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ESPN: Co-owner of Milwaukee Bucks Buying Cloud9 Challenger

December 9, 2016 - News

ESPN’s Jacob Wolf is one busy dude these days. In between reporting about roster changes before they happen, the reporter also penned a report about the possibility of Wesley Edens, co-owner of Milwaukee Bucks and co-chairman of the Fortress Investment Group working to buy the NA LCS spot, which currently belongs to Cloud9’s Challenger team. Together with the spot, Edens is supposed to be buying out four of the five players’ contracts to Cloud9 as well, according to Wolf’s sources.

If the information provided in the ESPN article pans out, Cloud9 is expected to receive $2.5 million from the whole transaction, with the spot costing $1.8 million and the contracts taking up further $700,000 to buy out. Which players are reported to move to the new org and what’s going to happen to the last one? Well, An “Balls” Van Le, Hai “Hai” Lam, Johnny “Altec” Ru, and Daerek “LemonNation” Hart are expected to be bought out, while the team’s Jungler, Juan Arturo “Contractz” Garcia is supposed to stay signed to CLoud9, moving to the teams LCS roster. His position on the roster, main or sub, is to be determined.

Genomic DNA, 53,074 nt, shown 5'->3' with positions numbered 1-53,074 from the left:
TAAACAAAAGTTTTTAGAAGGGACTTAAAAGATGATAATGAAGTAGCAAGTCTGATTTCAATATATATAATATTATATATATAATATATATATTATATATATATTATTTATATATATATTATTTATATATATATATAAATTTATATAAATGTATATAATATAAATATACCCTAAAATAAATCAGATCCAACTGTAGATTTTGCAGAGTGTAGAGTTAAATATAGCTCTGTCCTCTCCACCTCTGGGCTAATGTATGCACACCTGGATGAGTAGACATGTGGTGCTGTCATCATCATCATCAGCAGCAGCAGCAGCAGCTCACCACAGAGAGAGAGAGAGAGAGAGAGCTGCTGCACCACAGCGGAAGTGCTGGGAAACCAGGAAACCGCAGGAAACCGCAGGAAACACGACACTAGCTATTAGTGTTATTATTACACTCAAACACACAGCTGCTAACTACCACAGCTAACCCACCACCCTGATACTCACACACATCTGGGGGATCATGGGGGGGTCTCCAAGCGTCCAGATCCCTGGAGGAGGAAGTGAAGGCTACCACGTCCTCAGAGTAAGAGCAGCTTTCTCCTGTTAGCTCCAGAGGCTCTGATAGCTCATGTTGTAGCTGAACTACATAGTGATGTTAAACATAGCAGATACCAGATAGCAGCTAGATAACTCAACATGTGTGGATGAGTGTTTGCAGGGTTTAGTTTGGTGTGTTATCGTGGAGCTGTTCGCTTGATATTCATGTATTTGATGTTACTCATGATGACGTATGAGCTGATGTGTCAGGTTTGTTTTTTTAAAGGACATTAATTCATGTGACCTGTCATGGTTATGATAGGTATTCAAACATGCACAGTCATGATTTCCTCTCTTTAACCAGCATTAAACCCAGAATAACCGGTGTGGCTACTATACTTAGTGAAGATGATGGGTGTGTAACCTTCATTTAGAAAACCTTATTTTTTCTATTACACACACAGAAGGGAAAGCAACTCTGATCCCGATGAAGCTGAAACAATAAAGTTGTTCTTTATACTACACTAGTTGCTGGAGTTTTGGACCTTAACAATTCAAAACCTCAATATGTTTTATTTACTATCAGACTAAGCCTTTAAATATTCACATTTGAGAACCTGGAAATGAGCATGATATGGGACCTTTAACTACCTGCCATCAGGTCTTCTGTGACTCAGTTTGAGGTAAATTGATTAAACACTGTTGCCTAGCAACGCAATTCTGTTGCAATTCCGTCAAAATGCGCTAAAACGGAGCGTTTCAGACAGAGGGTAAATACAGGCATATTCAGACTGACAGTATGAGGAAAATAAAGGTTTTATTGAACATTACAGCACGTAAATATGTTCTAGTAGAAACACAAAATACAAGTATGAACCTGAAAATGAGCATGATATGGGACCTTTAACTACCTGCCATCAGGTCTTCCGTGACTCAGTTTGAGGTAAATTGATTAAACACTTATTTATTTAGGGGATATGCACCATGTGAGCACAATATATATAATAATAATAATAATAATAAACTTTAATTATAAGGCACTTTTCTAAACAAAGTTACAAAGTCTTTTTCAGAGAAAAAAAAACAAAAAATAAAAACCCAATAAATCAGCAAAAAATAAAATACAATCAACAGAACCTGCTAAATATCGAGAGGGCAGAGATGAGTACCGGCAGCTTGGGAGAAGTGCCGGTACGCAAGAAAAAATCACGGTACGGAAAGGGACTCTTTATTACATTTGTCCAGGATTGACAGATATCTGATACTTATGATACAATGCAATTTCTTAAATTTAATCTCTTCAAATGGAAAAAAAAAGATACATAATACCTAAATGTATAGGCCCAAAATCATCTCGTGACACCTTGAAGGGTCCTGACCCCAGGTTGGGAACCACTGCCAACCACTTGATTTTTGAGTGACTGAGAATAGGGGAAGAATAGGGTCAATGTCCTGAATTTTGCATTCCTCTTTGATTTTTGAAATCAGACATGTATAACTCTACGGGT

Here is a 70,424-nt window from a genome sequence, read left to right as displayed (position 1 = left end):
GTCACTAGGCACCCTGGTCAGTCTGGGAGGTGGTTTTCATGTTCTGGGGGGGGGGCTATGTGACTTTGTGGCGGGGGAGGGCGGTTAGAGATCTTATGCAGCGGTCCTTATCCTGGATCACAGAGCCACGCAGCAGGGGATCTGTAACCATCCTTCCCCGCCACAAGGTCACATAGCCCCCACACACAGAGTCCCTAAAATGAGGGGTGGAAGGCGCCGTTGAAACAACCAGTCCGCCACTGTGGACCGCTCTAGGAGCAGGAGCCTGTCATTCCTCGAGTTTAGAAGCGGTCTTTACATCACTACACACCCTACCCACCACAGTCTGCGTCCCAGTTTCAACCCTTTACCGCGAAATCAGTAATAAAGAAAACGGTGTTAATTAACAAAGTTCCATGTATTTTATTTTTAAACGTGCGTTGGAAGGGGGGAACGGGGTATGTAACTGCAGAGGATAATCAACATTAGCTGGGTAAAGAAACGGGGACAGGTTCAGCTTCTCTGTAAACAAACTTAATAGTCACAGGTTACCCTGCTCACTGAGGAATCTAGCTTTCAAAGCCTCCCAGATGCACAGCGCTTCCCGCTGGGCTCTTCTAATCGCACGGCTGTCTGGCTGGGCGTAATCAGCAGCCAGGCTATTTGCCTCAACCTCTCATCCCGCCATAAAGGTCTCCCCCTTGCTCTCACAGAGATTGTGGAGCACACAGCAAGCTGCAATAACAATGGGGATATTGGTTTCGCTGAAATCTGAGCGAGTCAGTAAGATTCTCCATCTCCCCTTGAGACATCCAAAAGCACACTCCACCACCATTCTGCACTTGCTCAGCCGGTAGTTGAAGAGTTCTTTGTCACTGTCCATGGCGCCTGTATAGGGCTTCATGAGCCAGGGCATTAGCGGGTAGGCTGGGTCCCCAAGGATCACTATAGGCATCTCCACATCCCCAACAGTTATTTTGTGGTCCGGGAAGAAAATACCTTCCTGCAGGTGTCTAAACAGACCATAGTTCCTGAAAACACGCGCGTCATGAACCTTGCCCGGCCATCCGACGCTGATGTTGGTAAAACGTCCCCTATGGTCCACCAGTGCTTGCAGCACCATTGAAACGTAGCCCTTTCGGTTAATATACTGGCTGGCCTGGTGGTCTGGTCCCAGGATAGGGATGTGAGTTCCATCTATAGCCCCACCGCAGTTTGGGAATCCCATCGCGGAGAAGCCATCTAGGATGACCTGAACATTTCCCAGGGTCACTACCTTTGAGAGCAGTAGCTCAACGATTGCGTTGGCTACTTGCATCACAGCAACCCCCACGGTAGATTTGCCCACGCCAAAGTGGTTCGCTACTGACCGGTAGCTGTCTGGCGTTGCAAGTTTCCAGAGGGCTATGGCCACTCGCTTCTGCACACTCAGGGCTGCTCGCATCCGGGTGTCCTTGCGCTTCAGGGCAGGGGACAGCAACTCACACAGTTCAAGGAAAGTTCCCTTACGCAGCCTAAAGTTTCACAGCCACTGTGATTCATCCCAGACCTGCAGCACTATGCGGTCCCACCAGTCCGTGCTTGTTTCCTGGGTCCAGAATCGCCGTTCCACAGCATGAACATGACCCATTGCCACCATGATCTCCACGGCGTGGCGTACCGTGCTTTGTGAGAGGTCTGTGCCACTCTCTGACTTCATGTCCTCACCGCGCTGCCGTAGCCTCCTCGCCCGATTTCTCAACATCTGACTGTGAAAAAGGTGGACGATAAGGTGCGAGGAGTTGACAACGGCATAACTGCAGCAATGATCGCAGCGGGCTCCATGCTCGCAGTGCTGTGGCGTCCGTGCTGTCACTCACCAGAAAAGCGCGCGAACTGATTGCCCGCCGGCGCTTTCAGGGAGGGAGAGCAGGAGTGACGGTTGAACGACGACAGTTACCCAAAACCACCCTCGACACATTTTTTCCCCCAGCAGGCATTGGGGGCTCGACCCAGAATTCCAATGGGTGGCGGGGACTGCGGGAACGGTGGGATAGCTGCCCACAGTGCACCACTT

This deal would show how profitable Challenger Series farming could be for top teams in the region. Reportedly, quite a bit of some team’s income came from getting a second roster to qualify for the LCS and then selling the spot for a tidy profit. Riot Games did not like that this was happening, however. As a result, they ruled that even if a team was to win in the Promotion Tournament, it would be ineligible for promotion if it is owned by an already existing LCS team. As a result, the most Challenger Series will do for LCS teams will be a place to allow their prospective players to gain some experience without a big financial incentive to actually do well.

If the rumor of Milwaukee Bucks co-owner buying an LCS spot turn out to be true, Bucks would be the fourth NBA-related entity to gain a stake in the League of Legends Championship Series. Previously, former LA Laker Rick Fox established Echo Fox, Philadelphia 76ers bought Team Dignitas, Golden State Warriors co-owner and his group, aXiomatic, purchased Team Liquid, while the Memphis Grizzlies co-owner Steam Kaplan had some success in the NA LCS with Immortals, owned by a fund he has a stake in. Ownership by mainstream sports orgs and personalities is the future of eSports. Let’s hope that this ESPN report by Jacob Wolf comes true. The future will come faster if it does.

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